Empire 

Rating:

‘It is a pretty audacious hour-and-a-bit. Much of the film will have you scratching your head in bafflement.

‘Self-financed and resolutely, painfully autobiographical, This Is Me… Now: A Love Story has been accused of being a vanity project for Lopez — an accusation which feels meaningless. 

‘Of course it is! You would hardly catch her doing some sort of humility project. This is a garish, frequently insane, diamond-encrusted fantasy trip into the mind of a superstar, and we should be grateful to have even limited access.’

The Telegraph 

Rating:

‘Jennifer Lopez is reported to have spent $20 million (approximately £16 million) of her own money on this extended concept video for her album of the same name. It shows for two reasons. 

‘First, the viewer is dazzled by the kind of high gloss that only large amounts of cash can buy, presumably with the intention of blinding them to the project’s lack of purpose or depth.

‘Second, if someone else were to hand J-Lo $20 million to make a film, in which she portrays herself as a Disney princess type looking for love in all the wrong places, they would surely say: spend it wisely. What’s most exciting about it, is that behind the lunacy, so much of it works.’ 

The Independent 

Rating:

‘The plot feels truly chaotic, blending (deep breath here, please) mythology, astrology, autobiography, confessional, modern romantic comedy and Old Hollywood glamour (still with us?), it is so J.Lo — so very, very J.Lo — that it feels logical, too.

‘Whether that means the film is, well, good, is probably a matter of how you feel about Lopez. Certainly, she’s brought everything to the table here: her talents, her fertile imagination and her wallet, too, self-financing when money fell through, to the tune of a reported $20 million. 

‘Talk about self-belief, which is the moral of the film, if expressed rather too quickly and conveniently. If you can’t love yourself, Lopez and co-writer Mark Walton tell us, you can’t really love anyone else.’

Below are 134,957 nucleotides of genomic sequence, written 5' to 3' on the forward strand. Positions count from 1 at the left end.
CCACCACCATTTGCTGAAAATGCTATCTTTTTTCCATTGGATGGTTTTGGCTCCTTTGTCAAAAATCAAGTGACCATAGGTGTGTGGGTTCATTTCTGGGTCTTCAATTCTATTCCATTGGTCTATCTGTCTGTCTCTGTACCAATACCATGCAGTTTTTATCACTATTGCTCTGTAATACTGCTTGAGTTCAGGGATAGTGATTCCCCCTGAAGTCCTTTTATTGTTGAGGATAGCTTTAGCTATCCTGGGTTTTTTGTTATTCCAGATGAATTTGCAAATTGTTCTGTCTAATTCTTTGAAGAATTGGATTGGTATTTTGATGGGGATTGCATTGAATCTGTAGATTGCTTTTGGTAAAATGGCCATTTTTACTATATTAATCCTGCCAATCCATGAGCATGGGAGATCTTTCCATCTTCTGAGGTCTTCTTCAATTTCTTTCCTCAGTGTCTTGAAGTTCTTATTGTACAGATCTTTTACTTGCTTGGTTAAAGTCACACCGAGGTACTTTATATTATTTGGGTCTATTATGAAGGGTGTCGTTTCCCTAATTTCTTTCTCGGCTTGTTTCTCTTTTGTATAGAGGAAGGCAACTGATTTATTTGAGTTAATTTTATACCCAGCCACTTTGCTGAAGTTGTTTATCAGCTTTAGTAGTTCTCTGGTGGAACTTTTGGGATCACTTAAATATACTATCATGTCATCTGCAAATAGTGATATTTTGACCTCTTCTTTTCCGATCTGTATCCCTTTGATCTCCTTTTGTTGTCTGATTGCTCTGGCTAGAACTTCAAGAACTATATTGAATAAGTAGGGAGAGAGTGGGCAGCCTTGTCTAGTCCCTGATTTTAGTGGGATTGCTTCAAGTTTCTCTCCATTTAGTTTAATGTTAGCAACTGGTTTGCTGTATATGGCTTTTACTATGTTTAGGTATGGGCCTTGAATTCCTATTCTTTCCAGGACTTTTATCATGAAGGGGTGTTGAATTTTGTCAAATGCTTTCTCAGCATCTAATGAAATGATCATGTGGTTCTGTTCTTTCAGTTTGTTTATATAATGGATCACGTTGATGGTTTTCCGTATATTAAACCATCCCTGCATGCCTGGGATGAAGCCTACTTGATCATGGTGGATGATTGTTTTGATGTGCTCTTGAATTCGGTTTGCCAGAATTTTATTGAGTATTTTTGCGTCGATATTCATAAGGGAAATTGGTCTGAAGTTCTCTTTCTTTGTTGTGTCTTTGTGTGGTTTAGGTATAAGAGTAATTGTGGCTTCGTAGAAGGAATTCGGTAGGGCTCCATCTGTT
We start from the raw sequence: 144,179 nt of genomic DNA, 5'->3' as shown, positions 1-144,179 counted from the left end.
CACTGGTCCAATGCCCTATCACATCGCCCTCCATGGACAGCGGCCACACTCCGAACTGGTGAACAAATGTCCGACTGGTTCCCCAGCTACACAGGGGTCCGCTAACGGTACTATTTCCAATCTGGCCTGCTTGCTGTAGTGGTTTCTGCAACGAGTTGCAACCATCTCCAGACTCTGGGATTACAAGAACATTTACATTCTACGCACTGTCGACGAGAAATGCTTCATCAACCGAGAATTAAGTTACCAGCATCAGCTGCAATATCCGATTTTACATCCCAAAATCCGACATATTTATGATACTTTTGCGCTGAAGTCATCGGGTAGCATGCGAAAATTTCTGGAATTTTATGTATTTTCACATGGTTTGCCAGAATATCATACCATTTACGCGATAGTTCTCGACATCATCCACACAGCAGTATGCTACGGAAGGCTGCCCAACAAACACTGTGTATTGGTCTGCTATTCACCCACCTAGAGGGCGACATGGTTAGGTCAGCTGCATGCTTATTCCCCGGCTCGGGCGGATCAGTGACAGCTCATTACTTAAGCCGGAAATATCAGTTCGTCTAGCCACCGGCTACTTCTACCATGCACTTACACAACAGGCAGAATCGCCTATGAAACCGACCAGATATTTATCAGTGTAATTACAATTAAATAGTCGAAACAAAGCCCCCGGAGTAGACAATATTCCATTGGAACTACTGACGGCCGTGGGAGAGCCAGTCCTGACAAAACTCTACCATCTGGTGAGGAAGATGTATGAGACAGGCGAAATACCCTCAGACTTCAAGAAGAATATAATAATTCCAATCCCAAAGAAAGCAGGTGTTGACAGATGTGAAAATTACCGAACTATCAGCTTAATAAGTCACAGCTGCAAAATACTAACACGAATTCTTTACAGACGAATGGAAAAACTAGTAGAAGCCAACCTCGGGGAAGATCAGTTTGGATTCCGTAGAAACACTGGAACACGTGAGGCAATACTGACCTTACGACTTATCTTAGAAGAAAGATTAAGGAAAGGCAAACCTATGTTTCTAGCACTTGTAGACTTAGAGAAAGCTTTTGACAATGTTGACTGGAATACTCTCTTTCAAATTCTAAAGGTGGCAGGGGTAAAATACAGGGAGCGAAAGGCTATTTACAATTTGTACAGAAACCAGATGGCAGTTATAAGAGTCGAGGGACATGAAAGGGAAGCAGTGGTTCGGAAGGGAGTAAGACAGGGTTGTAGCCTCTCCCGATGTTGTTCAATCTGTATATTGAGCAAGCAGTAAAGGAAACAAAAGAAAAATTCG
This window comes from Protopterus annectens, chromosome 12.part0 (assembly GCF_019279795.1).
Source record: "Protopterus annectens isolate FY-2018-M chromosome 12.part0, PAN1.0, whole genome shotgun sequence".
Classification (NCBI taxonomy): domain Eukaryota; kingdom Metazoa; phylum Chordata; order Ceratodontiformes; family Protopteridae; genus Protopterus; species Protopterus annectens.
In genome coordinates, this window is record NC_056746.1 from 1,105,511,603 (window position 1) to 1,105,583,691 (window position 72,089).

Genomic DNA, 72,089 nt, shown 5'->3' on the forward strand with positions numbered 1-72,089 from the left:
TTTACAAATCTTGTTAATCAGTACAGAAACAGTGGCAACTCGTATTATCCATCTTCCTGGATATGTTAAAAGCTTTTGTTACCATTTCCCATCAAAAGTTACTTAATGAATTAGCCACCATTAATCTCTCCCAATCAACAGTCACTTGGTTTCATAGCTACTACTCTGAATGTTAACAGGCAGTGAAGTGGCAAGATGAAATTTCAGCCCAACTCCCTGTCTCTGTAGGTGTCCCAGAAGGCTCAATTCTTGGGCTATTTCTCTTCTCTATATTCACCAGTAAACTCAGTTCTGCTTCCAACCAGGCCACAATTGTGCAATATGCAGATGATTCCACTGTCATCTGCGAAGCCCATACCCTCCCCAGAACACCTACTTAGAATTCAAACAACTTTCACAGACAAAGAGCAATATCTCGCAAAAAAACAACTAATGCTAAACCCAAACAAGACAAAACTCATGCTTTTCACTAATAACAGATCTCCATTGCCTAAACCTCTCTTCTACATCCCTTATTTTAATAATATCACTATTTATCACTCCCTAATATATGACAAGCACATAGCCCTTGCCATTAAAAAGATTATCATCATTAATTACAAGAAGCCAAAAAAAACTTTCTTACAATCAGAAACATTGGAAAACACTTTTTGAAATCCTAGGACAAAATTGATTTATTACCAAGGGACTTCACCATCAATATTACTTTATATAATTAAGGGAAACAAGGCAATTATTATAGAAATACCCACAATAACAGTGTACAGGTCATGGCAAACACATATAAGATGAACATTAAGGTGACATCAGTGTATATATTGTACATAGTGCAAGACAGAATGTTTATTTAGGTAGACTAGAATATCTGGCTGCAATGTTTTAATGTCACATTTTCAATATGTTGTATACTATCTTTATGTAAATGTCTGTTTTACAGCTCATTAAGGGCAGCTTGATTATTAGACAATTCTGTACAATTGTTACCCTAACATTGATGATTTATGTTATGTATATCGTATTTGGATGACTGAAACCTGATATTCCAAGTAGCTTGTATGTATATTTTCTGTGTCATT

The wild project raised the eyebrows of her inner circle, who advised her against shooting the film, suggesting it may be a bad idea - but JLo went ahead and made it anyway

The wild project raised the eyebrows of her inner circle, who advised her against shooting the film, suggesting it may be a bad idea – but JLo went ahead and made it anyway

‘It’s not really much of anything in the end, and feels most like a stitched together collection of pre-filmed awards show bits, working best as yet more proof of Lopez’s considerable screen magnetism.

‘She’s a joy to watch, a pro at elevating something that should be beneath her, even when it has come from her own hand. If this is Lopez as she is now, willing to take a certain kind of risk, then let’s hope she’s willing to take more.’ 

Giving three out of five stars Empire described it as a ‘pretty audacious hour-and-a-bit.’

‘Much of the film will have you scratching your head in bafflement,’ wrote critic John Nugent. 

‘Self-financed and resolutely, painfully autobiographical, This Is Me… Now: A Love Story has been accused of being a vanity project for Lopez — an accusation which feels meaningless. 

‘Of course it is! You would hardly catch her doing some sort of humility project. This is a garish, frequently insane, diamond-encrusted fantasy trip into the mind of a superstar, and we should be grateful to have even limited access.’

The Telegraph gave it the most favourable review but still said it had a ‘lack of purpose or depth’. 

Ben and Jennifer pictured in 2003. Jennifer will also release an album This Is Me ¿ Now, which is a follow-up to her 2003 album This Is Me ¿ Then which was inspired by and dedicated to Ben

Ben and Jennifer pictured in 2003. Jennifer will also release an album This Is Me … Now, which is a follow-up to her 2003 album This Is Me … Then which was inspired by and dedicated to Ben

‘Jennifer Lopez is reported to have spent $20 million (approximately £16 million) of her own money on this extended concept video for her album of the same name. It shows for two reasons. 

‘First, the viewer is dazzled by the kind of high gloss that only large amounts of cash can buy, presumably with the intention of blinding them to the project’s lack of purpose or depth.

‘Second, if someone else were to hand J-Lo $20 million to make a film, in which she portrays herself as a Disney princess type looking for love in all the wrong places, they would surely say: spend it wisely. What’s most exciting about it, is that behind the lunacy, so much of it works.’ 

The film features an all-star cast such as Jane Fonda, Sofia Vergara, Neil deGrasse Tyson along with supernatural elements that include a ‘Zodiac love council’ who scrutinise her romantic weaknesses.

The wild project raised the eyebrows of her inner circle, who advised her against shooting the film, suggesting it may be a bad idea – but JLo went ahead and made it anyway.

It also made her longtime producing partner Elaine Goldsmith-Thomas ‘uncomfortable.’

During a late night phone call made by Lopez, JLo informed Elaine that she would contribute $20 million of her own money to fund the film.

‘She’s saying, “I think I’m going to finance this myself.” I was like, ‘Wait, what?’ I don’t even know what it is. What are you doing?’ I was worried. ‘Why are you sharing your story? It’s too personal. Stop it.’ It made me uncomfortable for her.”‘

Amazon ultimately bought the film for an undisclosed figure after the movie was done.